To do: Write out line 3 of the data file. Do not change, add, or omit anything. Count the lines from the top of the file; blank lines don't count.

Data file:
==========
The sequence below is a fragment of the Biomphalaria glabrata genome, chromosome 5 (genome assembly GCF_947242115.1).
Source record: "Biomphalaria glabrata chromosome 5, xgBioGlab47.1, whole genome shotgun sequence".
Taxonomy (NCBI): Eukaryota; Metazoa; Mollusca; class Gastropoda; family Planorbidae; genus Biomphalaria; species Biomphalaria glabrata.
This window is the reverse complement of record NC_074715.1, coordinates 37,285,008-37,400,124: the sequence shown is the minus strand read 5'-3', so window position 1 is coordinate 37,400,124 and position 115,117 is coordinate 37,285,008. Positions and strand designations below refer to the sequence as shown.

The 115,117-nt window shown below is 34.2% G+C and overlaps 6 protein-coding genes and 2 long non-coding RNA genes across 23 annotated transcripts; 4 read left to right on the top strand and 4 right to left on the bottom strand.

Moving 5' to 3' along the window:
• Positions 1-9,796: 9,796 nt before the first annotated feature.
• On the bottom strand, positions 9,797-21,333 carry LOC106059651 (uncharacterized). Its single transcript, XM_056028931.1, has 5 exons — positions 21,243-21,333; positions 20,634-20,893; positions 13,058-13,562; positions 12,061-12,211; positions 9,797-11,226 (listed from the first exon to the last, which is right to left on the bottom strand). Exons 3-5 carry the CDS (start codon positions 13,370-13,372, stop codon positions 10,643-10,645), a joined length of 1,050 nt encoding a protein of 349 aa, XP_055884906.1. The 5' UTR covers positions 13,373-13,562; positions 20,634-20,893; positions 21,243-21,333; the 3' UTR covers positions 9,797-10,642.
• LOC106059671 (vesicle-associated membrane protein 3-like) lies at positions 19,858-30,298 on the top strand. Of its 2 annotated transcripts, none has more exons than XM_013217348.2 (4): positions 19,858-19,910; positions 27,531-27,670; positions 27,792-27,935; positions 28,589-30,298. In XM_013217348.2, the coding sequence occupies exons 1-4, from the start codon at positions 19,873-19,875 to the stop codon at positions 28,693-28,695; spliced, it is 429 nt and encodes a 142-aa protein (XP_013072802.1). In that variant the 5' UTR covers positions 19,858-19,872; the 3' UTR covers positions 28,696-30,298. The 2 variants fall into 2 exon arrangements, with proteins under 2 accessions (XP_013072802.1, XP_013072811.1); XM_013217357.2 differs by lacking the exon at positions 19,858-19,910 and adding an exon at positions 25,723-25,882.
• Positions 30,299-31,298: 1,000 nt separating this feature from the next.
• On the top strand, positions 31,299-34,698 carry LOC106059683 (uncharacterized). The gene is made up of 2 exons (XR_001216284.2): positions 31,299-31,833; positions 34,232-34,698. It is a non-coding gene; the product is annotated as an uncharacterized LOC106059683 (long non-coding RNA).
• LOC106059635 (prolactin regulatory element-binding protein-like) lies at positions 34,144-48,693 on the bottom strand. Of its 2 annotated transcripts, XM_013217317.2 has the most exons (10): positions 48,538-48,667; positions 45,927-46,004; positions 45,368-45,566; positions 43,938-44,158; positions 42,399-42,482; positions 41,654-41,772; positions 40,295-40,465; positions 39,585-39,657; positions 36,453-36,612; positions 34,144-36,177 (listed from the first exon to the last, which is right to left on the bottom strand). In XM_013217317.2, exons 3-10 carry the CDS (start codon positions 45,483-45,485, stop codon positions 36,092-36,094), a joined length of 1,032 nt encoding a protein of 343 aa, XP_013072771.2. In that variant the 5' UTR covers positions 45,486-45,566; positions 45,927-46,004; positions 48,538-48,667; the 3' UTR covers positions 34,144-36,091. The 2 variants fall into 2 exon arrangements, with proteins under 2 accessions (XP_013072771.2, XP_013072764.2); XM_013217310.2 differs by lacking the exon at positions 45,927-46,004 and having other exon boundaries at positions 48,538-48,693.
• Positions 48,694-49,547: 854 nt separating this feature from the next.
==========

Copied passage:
Taxonomy (NCBI): Eukaryota; Metazoa; Mollusca; class Gastropoda; family Planorbidae; genus Biomphalaria; species Biomphalaria glabrata.